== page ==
Copyright 2004

[ October 8th 2004 ]

Blockbuster films starring Brad Pitt and Russell Crowe have been credited for the surge in popularity of the classical era of Greece and Rome at the Higher School Certificate. For the first time since the year 12 exam was overhauled in 2000, ancient history has pipped its modern counterpart in the number of students taking the subject. As well as Pitt's Troy, Crowe's Gladiator and Angelina Jolie's Tomb Raider, archaeological digs from Angkor Wat to Pompeii have spawned a wave of web-based programs for students.

The general manager of the Office of the Board of Studies, John Bennett, said students "found the historical films fascinating" but the interest in ancient history had been growing for a number of years. Pam Panczyk, vice-president of the NSW History Teachers Association, said ancient history was more about "people and how they lived" and was backed up by technology where students can, for example, rebuild the houses of Pompeii. "You can build the building from its foundations and that's pretty exciting for kids," she said. "It's the whole hands-on thing and the air of mystery of the subject."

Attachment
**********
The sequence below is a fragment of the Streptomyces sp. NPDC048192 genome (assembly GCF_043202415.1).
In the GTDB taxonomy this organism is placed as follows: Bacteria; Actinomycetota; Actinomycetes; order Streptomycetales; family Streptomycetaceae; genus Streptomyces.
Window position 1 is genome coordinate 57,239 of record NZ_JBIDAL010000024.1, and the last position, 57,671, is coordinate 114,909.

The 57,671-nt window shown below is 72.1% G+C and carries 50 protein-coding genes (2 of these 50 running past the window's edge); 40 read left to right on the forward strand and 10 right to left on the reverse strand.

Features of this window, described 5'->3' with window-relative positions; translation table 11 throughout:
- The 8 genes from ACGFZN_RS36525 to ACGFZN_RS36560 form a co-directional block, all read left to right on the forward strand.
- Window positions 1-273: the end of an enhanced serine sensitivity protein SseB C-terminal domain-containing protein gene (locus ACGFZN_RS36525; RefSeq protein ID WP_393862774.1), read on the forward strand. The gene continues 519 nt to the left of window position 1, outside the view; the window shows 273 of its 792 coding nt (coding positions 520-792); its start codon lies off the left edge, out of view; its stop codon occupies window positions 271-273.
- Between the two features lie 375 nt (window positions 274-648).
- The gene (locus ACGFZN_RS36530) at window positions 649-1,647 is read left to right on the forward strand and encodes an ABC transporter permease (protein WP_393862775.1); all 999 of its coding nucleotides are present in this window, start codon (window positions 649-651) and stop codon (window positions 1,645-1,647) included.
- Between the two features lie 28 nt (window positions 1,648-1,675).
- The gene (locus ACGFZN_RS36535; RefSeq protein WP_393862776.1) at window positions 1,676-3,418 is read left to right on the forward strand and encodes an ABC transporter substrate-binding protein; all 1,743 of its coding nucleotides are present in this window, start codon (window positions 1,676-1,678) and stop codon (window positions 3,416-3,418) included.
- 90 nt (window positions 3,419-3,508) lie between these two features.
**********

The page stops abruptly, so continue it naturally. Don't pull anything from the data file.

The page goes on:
She said many students wrongly saw HSC modern history as a continuation of the 100 hours of Australian history they must study up to year 10. "Kids identify modern [history] with Australian history, which they don't want to do," she said. "The last part of the 20th century [year 10 course] has a lot of politics and it's fairly dry."

The executive director of the NSW Catholic Education Commission, Brian Croke, said ancient history had a "very good syllabus", a strong tradition of "good, dynamic teachers" and support from universities such as Macquarie, Sydney and NSW, which ran study days for students and teachers. "It's an intrinsically fascinating subject and kids find it interesting," he said. At John Paul College in Coffs Harbour, ancient history was being taught online to smaller schools due to popular demand, he said.

HSC statistics released yesterday show a continuing increase in students taking high-level English, mathematics and history courses. "The new HSC has convincingly reversed the trend of the old HSC for some able students to take easier courses in these subjects," Dr Bennett said. Traditional sciences - especially physics and chemistry, which had been in decline - are also attracting more student interest. But geography and information technology subjects both recorded large drops in student numbers.

Perhaps reflecting the social and immigration mix, Chinese has overtaken Japanese as the most popular language studied, and almost one in seven students will take English as a second language for the mandatory English exam on October 18. One in four students have taken vocational education subjects. Hospitality is the most popular of these subjects, with 7792 students.

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